Sampling, in music, means taking a sample (hence the word “sample”) of a previously recorded song, to use as an instrument in a different composition. The use of samples in music is quite frequent. Great artists, like Daft Punk, have built a career around sampling.
Sometimes the sample can be almost unrecognisable – just a few notes repeated over and over again in a loop – and in others, it is a blatant copy of someone else’s work without not recognition to the original creators. In that case, the sample is transformed into plagiarism. That is why today we bring some R&B interpreters who have been sued thanks to sampling.
Famous R&B legal sampling demands
The R&B interpreter has been sued and accused of alleged improper sampling on his hit single ‘The Hills’ from a science fiction soundtrack. According to The Hollywood Reporter, Canadian R&B singer (real name Abel Tesfaye) has been caught in a lawsuit for copyright infringement by Cutting Edge Music Limited. The plaintiffs claim that Tesfaye has illegally sampled part of the “Time Machine” soundtrack, a sci-fi film released in 2013.
It is alleged that producer Emmanuel Nickerson (aka ‘Million Dollar Mano’) sent Tom Raybould, composer of “The Machine”, a Twitter message last March to tell him about the sampling of his work: “I’ve sampled your music to make Weeknd’s next album. Huge fan of what you did in the movie of the machine! “. What is not understood is why so much praise, then not pay Raybould for his creative part.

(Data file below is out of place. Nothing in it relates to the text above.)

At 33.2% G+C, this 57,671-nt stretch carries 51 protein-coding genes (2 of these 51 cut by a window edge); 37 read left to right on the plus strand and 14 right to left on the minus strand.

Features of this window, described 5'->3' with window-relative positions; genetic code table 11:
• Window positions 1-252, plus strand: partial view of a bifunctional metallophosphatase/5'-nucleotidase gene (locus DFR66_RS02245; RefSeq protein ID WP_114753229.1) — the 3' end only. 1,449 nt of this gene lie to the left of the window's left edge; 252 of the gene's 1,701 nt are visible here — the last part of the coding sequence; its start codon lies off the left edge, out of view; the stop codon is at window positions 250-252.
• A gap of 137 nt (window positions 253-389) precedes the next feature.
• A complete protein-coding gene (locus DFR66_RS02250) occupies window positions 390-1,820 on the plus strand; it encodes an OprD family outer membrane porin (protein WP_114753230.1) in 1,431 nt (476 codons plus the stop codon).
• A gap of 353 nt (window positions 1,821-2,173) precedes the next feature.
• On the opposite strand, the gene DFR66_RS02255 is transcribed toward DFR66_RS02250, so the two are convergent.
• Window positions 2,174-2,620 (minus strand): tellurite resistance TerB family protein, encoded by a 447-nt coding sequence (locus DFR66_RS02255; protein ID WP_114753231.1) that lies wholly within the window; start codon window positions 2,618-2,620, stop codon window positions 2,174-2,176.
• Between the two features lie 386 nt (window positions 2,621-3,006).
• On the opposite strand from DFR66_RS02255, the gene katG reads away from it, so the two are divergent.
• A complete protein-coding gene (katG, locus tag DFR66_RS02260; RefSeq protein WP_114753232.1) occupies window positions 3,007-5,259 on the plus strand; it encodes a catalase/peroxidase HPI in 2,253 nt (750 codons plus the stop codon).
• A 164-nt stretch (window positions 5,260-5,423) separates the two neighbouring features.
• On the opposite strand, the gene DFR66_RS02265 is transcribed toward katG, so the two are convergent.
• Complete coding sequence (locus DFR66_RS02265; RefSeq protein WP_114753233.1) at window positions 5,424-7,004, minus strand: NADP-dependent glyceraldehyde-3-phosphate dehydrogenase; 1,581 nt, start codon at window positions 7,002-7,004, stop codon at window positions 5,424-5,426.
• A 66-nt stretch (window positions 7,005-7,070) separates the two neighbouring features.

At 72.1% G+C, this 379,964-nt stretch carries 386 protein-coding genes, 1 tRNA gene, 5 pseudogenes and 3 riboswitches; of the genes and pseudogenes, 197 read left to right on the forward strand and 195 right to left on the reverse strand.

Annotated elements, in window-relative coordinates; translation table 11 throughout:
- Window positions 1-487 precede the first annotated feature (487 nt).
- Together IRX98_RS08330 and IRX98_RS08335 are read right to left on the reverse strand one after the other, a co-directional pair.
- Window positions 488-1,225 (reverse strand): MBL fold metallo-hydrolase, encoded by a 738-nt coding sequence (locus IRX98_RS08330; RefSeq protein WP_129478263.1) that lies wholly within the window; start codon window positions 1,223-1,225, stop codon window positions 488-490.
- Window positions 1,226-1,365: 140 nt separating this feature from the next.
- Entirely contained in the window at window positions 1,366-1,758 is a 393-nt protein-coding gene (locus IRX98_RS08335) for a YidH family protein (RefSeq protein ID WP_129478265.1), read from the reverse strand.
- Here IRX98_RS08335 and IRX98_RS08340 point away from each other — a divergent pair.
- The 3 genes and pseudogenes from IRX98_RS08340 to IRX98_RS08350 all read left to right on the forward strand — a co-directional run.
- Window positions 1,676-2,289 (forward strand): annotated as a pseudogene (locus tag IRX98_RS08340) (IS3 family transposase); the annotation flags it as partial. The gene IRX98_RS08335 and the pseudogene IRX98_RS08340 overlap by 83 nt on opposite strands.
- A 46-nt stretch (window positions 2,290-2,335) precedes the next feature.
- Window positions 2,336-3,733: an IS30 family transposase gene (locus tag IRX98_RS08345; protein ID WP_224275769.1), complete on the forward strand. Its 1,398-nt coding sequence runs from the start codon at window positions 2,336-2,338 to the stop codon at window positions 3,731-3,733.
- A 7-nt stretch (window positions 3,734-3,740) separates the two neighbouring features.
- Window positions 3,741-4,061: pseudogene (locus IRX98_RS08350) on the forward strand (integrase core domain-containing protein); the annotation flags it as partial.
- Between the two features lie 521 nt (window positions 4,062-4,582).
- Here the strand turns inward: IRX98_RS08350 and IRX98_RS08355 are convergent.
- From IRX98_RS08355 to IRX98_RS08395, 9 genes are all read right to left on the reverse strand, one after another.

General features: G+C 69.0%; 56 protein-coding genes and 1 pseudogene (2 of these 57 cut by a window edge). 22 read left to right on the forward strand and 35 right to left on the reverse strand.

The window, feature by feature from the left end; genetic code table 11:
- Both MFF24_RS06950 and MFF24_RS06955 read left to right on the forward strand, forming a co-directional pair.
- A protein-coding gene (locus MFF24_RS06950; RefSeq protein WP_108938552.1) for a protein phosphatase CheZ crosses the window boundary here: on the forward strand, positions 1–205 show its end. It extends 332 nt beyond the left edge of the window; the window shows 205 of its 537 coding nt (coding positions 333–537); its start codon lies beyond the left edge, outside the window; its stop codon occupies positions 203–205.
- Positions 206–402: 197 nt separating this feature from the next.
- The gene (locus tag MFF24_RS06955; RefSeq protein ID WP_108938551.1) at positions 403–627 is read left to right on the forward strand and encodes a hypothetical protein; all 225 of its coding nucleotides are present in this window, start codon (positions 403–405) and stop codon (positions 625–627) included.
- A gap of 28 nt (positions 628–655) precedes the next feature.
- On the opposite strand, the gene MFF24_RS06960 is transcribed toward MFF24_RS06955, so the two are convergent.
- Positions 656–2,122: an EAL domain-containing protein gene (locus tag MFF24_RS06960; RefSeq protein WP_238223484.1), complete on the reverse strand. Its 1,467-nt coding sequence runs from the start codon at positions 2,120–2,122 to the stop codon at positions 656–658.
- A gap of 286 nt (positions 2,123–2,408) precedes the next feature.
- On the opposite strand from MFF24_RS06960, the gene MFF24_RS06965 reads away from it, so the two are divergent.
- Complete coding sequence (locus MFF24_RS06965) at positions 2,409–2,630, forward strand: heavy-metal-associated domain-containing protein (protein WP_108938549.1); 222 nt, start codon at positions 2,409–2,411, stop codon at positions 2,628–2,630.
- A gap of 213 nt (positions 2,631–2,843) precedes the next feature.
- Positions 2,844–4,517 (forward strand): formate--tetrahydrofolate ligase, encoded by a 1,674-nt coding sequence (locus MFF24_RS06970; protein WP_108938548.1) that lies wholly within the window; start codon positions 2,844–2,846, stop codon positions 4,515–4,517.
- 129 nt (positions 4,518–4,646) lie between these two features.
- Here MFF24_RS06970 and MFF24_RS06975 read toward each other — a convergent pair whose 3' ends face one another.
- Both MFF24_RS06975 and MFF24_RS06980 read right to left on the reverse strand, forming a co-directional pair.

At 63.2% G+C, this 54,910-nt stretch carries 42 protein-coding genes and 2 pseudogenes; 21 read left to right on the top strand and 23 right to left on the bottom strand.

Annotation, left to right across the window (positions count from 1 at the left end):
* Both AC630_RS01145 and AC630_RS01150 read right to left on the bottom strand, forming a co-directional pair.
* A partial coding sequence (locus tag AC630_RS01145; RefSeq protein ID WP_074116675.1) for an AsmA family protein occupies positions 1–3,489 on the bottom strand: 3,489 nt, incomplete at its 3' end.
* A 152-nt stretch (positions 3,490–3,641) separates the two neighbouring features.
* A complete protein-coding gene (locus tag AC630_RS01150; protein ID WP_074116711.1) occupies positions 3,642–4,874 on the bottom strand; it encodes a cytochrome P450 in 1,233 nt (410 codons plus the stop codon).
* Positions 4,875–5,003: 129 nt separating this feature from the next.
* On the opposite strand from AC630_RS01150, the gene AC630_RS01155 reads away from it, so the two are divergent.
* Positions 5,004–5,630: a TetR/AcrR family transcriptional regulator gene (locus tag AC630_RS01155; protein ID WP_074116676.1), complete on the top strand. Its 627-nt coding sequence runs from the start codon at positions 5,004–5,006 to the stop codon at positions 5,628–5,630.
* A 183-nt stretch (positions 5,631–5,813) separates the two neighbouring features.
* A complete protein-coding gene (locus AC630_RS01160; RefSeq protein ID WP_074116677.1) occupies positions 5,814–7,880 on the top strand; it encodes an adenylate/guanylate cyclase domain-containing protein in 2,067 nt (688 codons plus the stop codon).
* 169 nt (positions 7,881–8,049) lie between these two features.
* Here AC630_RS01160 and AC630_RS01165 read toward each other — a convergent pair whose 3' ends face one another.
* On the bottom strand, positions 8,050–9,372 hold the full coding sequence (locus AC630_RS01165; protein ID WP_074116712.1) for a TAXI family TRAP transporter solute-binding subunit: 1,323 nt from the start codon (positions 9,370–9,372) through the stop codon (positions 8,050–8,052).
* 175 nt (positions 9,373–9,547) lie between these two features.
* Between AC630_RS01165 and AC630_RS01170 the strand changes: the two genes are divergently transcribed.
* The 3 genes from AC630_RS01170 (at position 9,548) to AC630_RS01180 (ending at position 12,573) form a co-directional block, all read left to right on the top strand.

Both Tesfaye and Nickerson are mentioned in the complaint, as well as Tesfaye producer for years, Carlo ‘Illangelo’ Montagnese, co-writer Ahmad ‘Belly’ Balshe, Universal Music Group, and Republic Records. Cutting Edge Music Limited is seeking a court order to repair damages caused by this “improper” loan. Remember that “The Hills” was # 1 on the Billboard Hot 100, # 5 in Canada and # 10 in the UK. And the LP containing it, ‘Beauty Behind The Madness’, reached number 1 in both the US and UK.
The R&B worldwide superstar and Queen B, have been sued for a sample of “Formation,” the first single from her latest album, ‘Lemonade’ released last year. The song uses phrases from the famous YouTube personality, Messy Mya. Miss Mya next in kin claims the star of the R&B mega album need to compensate Messy Mya’s state for nearly $25 million for “arrears royalties and other damages.”
Mya, whose real name was Anthony Barré, was killed in 2010. Beyoncé used a sample of a YouTube video of Mya from August of that year, which in 2016 went to ‘Formation’. Specifically, the fragment in which Mya says: “What happened after New Orleans?” And “Bitch, I’m back. By popular demand “. The lawsuit of Mya’s heirs claims that the sample was used without authorization and that the singer has ignored all attempts to communicate on the subject. This demand while well-based could be pointless. We all know that Queen B does what she wants whenever she wants.
Credit: Kiki Ruiz